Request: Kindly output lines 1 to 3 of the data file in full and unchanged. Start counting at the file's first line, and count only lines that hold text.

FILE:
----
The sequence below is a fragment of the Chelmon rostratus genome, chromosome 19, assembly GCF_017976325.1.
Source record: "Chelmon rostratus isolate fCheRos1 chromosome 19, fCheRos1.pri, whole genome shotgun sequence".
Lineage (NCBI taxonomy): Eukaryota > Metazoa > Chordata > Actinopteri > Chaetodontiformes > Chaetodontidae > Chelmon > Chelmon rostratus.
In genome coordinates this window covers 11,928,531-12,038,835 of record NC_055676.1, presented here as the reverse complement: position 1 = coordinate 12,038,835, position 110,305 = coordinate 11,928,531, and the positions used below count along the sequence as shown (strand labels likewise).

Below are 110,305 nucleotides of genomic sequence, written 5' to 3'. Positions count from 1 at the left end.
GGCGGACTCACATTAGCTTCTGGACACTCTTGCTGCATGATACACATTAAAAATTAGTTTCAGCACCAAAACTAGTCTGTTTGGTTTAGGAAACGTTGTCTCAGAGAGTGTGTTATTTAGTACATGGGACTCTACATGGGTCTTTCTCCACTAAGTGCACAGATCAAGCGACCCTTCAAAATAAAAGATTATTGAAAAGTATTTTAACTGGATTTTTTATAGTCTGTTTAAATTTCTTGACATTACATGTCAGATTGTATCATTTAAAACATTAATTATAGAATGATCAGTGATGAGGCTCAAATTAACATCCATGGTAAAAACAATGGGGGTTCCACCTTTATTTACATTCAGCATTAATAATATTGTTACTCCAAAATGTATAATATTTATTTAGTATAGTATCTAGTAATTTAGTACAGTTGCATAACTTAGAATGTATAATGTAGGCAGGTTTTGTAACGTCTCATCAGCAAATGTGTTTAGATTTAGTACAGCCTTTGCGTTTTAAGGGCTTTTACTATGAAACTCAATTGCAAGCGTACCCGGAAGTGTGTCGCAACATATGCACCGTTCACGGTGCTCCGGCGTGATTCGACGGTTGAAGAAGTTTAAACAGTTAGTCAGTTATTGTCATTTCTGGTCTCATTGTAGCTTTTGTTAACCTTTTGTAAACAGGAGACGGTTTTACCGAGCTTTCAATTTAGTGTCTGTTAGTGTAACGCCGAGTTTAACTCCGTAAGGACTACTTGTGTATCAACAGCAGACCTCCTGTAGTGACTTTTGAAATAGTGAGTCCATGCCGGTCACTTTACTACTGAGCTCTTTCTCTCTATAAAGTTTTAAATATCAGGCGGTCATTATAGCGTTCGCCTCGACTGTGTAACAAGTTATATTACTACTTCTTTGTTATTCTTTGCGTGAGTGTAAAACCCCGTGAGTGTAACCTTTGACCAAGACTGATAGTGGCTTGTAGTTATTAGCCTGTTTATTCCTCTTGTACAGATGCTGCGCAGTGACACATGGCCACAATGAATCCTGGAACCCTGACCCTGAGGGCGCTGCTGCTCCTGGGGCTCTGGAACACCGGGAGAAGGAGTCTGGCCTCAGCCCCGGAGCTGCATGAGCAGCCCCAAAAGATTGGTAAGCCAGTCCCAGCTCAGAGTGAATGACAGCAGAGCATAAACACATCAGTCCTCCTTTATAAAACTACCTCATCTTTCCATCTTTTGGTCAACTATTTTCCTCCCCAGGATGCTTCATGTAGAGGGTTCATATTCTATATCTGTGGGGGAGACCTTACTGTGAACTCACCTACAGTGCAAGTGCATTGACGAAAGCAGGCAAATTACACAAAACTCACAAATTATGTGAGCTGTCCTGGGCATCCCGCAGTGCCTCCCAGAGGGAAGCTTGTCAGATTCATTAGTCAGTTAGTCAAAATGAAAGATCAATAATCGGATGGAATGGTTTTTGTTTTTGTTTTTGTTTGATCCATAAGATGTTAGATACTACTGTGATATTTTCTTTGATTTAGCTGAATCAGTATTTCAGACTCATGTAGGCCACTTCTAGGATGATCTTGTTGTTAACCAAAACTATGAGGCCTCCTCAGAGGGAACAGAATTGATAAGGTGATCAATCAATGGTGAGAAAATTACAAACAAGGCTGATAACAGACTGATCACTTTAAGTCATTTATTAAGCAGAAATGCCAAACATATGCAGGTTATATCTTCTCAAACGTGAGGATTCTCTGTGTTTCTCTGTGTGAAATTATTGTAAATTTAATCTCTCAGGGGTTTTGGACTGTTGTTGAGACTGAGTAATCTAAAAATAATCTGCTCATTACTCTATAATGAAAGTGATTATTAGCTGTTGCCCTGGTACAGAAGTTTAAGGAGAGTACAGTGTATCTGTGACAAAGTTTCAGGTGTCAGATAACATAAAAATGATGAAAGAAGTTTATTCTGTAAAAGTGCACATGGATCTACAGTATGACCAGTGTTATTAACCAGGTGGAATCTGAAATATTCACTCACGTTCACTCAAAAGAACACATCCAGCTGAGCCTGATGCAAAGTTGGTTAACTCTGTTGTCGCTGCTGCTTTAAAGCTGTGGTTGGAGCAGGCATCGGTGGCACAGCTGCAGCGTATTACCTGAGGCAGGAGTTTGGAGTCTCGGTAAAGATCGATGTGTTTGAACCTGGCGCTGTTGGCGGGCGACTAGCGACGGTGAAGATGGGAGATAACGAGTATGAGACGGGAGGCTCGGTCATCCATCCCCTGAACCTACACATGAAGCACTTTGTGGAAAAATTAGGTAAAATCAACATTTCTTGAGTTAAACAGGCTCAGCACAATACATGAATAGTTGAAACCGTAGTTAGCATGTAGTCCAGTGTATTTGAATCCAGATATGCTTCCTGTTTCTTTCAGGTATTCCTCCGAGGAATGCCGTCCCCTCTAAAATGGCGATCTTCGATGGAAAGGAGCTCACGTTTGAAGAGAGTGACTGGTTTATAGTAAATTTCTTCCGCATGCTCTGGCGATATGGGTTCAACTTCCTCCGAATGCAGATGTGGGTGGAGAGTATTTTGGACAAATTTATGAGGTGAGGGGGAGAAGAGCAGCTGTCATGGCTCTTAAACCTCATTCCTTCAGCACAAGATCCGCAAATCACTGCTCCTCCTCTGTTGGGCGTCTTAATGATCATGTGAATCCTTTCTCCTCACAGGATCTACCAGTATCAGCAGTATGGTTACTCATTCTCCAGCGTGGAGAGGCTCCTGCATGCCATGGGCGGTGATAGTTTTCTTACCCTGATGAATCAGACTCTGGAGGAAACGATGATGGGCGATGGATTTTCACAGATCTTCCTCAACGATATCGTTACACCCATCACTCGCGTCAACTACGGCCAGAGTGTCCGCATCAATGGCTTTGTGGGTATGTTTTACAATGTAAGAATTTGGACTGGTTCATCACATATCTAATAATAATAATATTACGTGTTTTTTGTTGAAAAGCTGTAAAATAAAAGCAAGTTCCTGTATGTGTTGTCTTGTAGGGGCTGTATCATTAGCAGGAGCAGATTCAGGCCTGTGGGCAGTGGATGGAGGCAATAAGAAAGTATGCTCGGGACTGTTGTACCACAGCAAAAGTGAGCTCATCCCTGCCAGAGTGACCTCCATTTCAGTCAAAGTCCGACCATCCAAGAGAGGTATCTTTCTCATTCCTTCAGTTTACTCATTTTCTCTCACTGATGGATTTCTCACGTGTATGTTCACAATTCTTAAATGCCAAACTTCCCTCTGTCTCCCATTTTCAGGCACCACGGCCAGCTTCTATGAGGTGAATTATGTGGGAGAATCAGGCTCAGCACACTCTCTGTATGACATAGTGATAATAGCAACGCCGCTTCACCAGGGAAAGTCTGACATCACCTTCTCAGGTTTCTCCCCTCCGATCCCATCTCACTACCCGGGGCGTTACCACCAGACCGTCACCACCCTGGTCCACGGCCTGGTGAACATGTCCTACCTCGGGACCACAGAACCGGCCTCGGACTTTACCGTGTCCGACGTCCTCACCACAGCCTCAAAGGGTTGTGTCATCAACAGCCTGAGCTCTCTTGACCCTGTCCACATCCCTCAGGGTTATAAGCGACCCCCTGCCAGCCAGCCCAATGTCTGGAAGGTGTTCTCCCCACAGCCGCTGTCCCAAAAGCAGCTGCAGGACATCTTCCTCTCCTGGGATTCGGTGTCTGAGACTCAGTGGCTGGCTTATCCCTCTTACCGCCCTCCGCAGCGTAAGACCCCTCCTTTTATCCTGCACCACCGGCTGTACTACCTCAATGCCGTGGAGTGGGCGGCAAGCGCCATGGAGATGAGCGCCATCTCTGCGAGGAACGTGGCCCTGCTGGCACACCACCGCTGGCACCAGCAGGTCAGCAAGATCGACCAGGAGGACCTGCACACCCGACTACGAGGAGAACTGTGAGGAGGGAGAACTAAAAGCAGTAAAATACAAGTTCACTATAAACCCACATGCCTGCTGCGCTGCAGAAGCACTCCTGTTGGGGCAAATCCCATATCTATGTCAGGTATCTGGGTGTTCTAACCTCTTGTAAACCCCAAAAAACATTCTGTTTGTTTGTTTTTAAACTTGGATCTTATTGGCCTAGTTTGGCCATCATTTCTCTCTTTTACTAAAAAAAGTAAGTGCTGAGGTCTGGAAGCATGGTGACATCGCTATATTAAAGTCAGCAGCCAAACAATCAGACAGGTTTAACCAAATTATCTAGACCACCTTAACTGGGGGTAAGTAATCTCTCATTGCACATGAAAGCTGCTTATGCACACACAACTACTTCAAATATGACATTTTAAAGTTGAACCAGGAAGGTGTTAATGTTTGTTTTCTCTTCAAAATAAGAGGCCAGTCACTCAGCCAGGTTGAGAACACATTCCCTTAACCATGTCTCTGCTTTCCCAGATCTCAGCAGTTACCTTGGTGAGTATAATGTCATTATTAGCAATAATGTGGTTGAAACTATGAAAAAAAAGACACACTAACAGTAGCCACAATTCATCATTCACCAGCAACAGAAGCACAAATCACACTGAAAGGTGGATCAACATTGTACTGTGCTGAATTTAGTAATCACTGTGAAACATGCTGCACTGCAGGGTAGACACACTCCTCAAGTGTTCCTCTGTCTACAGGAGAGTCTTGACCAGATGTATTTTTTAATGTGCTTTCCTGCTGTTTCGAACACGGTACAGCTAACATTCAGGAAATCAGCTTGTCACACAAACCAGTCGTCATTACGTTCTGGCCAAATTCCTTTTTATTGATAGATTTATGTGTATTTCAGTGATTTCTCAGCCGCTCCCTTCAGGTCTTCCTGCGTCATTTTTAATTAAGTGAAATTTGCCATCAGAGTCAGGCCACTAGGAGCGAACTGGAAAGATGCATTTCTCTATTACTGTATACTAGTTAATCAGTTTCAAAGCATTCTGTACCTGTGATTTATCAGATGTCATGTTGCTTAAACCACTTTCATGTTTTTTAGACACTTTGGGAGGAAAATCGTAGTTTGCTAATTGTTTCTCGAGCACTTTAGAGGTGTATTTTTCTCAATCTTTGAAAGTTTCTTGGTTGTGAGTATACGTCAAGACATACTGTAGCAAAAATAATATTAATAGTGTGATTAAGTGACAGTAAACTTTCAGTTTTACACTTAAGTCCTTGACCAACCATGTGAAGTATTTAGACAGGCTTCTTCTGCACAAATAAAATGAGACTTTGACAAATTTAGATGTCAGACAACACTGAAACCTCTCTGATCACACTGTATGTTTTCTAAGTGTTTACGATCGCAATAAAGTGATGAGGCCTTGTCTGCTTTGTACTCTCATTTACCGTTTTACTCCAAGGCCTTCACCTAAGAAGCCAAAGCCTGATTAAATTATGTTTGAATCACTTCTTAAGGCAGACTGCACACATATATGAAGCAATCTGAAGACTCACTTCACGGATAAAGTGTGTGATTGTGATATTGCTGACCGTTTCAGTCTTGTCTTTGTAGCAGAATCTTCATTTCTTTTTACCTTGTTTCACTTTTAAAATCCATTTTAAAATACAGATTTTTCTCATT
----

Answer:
The sequence below is a fragment of the Chelmon rostratus genome, chromosome 19, assembly GCF_017976325.1.
Source record: "Chelmon rostratus isolate fCheRos1 chromosome 19, fCheRos1.pri, whole genome shotgun sequence".
Lineage (NCBI taxonomy): Eukaryota > Metazoa > Chordata > Actinopteri > Chaetodontiformes > Chaetodontidae > Chelmon > Chelmon rostratus.